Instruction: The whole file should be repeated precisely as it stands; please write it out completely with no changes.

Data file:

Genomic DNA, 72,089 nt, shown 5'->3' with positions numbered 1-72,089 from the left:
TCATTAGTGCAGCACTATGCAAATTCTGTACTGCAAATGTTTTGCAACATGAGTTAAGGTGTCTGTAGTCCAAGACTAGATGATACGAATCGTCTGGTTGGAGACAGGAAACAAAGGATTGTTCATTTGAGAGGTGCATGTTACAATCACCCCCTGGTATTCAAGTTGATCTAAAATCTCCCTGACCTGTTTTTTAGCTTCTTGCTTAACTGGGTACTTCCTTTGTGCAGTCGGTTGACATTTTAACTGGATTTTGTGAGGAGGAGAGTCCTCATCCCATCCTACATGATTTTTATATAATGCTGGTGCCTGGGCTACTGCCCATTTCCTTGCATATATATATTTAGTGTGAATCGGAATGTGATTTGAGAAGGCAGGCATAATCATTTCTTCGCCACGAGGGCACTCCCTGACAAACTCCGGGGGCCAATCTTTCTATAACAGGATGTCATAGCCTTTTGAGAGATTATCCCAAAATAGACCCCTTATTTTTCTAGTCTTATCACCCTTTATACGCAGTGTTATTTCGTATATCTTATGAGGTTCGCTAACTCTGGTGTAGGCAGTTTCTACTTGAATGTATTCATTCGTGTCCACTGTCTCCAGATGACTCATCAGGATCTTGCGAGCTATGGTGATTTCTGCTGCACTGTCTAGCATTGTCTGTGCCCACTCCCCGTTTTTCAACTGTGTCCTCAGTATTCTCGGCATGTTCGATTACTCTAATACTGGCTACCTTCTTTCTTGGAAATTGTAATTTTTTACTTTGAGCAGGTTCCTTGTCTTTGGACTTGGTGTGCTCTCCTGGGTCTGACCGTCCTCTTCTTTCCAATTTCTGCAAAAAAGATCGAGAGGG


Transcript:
Genomic DNA, 72,089 nt, shown 5'->3' with positions numbered 1-72,089 from the left:
TCATTAGTGCAGCACTATGCAAATTCTGTACTGCAAATGTTTTGCAACATGAGTTAAGGTGTCTGTAGTCCAAGACTAGATGATACGAATCGTCTGGTTGGAGACAGGAAACAAAGGATTGTTCATTTGAGAGGTGCATGTTACAATCACCCCCTGGTATTCAAGTTGATCTAAAATCTCCCTGACCTGTTTTTTAGCTTCTTGCTTAACTGGGTACTTCCTTTGTGCAGTCGGTTGACATTTTAACTGGATTTTGTGAGGAGGAGAGTCCTCATCCCATCCTACATGATTTTTATATAATGCTGGTGCCTGGGCTACTGCCCATTTCCTTGCATATATATATTTAGTGTGAATCGGAATGTGATTTGAGAAGGCAGGCATAATCATTTCTTCGCCACGAGGGCACTCCCTGACAAACTCCGGGGGCCAATCTTTCTATAACAGGATGTCATAGCCTTTTGAGAGATTATCCCAAAATAGACCCCTTATTTTTCTAGTCTTATCACCCTTTATACGCAGTGTTATTTCGTATATCTTATGAGGTTCGCTAACTCTGGTGTAGGCAGTTTCTACTTGAATGTATTCATTCGTGTCCACTGTCTCCAGATGACTCATCAGGATCTTGCGAGCTATGGTGATTTCTGCTGCACTGTCTAGCATTGTCTGTGCCCACTCCCCGTTTTTCAACTGTGTCCTCAGTATTCTCGGCATGTTCGATTACTCTAATACTGGCTACCTTCTTTCTTGGAAATTGTAATTTTTTACTTTGAGCAGGTTCCTTGTCTTTGGACTTGGTGTGCTCTCCTGGGTCTGACCGTCCTCTTCTTTCCAATTTCTGCAAAAAAGATCGAGAGGG